Yet, recent NACD corporate governance survey data suggests that many boards need a rethink on this issue. Six percent of respondents indicated that climate change would have the greatest impact on their businesses over the next year. The previous year’s report found that over 90 percent of public company directors believe that climate change would have negligible impact over the next five years.
Companies that focus primarily on climate change’s projected physical impacts expected to play out over the coming decades will have “blind spots” to the indirect risks associated with the transition to a lower-carbon economy. Companies must to go on the offensive to build climate resilience in order to gain competitive advantage.
Climate resilience has the capacity to adapt and succeed in the face of direct and indirect impacts of climate change. In addition to addressing and managing risks, it encompasses the ability to capitalize on the strategic opportunities presented by the shift to a lower-carbon and resource-constrained economy.
To provide boards with a line of sight into its organization’s climate resiliency, management teams can undertake one or more of the following actions:
assess climate vulnerability of operations and facilities;
embed climate impacts into enterprise risk management programs; or
undertake scenario analysis to enhance decision making around risks and opportunities.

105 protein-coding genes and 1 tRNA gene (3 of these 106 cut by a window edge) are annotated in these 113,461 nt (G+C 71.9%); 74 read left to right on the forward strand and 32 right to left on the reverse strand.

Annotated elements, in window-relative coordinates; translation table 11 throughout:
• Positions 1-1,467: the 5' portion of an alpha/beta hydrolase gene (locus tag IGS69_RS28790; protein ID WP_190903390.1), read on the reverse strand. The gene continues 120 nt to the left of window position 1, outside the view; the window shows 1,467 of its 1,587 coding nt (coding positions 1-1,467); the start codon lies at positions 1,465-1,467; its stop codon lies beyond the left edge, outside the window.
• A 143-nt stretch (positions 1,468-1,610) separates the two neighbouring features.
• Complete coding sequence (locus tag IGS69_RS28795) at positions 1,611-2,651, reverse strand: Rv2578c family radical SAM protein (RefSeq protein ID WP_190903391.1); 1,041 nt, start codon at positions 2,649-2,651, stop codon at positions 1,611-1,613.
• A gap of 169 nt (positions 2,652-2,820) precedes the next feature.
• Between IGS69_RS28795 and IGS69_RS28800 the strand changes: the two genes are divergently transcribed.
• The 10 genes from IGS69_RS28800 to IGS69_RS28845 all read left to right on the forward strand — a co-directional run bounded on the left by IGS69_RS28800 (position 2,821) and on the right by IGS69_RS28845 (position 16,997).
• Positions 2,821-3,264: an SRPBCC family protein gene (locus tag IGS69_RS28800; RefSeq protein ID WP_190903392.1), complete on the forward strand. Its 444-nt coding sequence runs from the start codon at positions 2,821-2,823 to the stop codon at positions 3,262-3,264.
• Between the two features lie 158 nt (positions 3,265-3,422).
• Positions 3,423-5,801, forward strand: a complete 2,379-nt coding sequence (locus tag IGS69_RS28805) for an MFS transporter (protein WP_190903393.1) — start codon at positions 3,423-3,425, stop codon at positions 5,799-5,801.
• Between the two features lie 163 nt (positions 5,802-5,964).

As a start, companies can model the risk of physical assets to identify location-level risk exposure and the vulnerability of properties and assets to evolving weather events and climate change. A geographic portfolio review can also help map demographic and infrastructure vulnerabilities to natural hazards to better understand how supply chains may be impacted by weather events.
Existing enterprise risk management (ERM) and risk assessment processes can be used to increase awareness of climate risks and better assess resilience across the organization. Leading organizations are using their ERM processes to identify how direct and indirect climate impacts—including regulatory and technology developments—serve to accelerate or otherwise change the velocity of other trends and risk events. Framing climate as a risk driver helps to align the timeframe of the risk and opportunity assessment to that of most corporate planning cycles.
Scenario analysis is recommended by the Financial Stability Board’s Task Force on Climate-related Financial Disclosures as a technique to assess climate impacts. Modeling different environmental scenarios (such as warming by a margin of 2 degrees Celsius and associated changes) gives form to the amorphous problem of climate change and provides mechanisms to discuss potential future states of operation. In selecting and devising scenarios, companies should consider the appropriate trade-offs in quantification, but also avoid excess complexity and optionality. When assessing for operational climate-risk resilience, it is critical to include a minimum of one favorable and unfavorable scenario respectively. This empowers organizations to make informed decisions regarding their longer-term strategies.